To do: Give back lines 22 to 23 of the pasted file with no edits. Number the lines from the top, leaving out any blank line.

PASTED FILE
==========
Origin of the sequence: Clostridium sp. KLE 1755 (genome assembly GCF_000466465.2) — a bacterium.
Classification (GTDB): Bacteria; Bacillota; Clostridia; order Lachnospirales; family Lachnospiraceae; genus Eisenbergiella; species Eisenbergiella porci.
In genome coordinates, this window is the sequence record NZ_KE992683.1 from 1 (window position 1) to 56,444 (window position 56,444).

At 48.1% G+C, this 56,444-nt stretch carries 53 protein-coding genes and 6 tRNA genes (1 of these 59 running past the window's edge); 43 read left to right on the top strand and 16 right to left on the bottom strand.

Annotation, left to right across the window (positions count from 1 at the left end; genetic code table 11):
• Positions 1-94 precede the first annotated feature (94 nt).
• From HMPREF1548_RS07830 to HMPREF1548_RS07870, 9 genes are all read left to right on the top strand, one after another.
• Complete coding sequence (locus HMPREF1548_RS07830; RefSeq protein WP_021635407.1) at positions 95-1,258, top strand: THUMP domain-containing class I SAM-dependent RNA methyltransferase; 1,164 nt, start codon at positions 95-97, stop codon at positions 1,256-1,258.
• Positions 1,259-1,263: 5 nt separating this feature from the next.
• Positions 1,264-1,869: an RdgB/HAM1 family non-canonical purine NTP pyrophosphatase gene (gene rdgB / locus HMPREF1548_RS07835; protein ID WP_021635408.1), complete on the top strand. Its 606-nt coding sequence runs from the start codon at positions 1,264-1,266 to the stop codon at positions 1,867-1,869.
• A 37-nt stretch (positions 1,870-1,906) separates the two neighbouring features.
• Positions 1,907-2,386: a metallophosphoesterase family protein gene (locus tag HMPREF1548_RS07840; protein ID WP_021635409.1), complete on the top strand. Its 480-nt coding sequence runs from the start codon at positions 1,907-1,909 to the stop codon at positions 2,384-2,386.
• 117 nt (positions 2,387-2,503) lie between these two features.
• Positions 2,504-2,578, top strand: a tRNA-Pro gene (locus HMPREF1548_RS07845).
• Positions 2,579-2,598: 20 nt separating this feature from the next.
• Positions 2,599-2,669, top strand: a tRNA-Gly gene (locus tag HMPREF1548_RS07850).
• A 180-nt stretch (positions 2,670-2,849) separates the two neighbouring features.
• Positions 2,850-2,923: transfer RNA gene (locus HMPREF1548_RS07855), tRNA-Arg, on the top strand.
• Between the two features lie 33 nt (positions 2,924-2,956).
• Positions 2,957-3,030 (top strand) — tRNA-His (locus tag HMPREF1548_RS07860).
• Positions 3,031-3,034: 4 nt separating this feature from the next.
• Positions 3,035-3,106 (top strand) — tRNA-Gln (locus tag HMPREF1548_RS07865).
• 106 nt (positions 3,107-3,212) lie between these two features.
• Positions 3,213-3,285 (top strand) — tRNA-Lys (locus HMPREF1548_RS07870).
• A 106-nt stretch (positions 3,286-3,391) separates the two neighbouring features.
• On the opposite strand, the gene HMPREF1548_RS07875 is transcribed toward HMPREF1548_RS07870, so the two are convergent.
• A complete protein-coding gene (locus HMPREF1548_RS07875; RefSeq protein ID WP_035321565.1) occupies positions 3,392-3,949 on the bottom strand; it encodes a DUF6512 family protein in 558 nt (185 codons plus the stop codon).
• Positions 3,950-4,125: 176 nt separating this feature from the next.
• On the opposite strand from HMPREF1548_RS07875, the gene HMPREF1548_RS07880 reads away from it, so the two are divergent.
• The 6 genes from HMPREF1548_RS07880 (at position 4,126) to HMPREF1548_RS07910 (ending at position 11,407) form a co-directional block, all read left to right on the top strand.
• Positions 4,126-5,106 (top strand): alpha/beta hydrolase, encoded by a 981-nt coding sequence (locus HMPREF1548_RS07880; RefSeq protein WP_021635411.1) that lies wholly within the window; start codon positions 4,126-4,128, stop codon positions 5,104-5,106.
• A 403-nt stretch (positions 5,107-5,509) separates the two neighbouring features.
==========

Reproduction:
• Positions 3,035-3,106 (top strand) — tRNA-Gln (locus tag HMPREF1548_RS07865).
• 106 nt (positions 3,107-3,212) lie between these two features.